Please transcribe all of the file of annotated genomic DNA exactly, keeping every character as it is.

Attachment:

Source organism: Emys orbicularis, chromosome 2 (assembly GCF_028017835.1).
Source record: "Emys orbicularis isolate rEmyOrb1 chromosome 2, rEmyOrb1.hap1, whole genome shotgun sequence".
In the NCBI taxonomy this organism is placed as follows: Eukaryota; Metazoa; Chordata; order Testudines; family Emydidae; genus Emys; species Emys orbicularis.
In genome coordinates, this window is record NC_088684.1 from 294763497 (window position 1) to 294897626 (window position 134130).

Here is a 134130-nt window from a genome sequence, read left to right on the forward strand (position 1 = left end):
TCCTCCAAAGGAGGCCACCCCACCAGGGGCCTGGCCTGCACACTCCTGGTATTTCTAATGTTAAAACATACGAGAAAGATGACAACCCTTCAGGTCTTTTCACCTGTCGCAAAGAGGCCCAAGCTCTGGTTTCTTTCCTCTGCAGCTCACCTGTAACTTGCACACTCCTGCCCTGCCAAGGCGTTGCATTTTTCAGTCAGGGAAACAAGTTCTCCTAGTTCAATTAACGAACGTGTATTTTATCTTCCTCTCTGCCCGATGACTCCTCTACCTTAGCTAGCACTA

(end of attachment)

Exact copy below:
Source organism: Emys orbicularis, chromosome 2 (assembly GCF_028017835.1).
Source record: "Emys orbicularis isolate rEmyOrb1 chromosome 2, rEmyOrb1.hap1, whole genome shotgun sequence".
In the NCBI taxonomy this organism is placed as follows: Eukaryota; Metazoa; Chordata; order Testudines; family Emydidae; genus Emys; species Emys orbicularis.
In genome coordinates, this window is record NC_088684.1 from 294763497 (window position 1) to 294897626 (window position 134130).

Here is a 134130-nt window from a genome sequence, read left to right on the forward strand (position 1 = left end):
TCCTCCAAAGGAGGCCACCCCACCAGGGGCCTGGCCTGCACACTCCTGGTATTTCTAATGTTAAAACATACGAGAAAGATGACAACCCTTCAGGTCTTTTCACCTGTCGCAAAGAGGCCCAAGCTCTGGTTTCTTTCCTCTGCAGCTCACCTGTAACTTGCACACTCCTGCCCTGCCAAGGCGTTGCATTTTTCAGTCAGGGAAACAAGTTCTCCTAGTTCAATTAACGAACGTGTATTTTATCTTCCTCTCTGCCCGATGACTCCTCTACCTTAGCTAGCACTA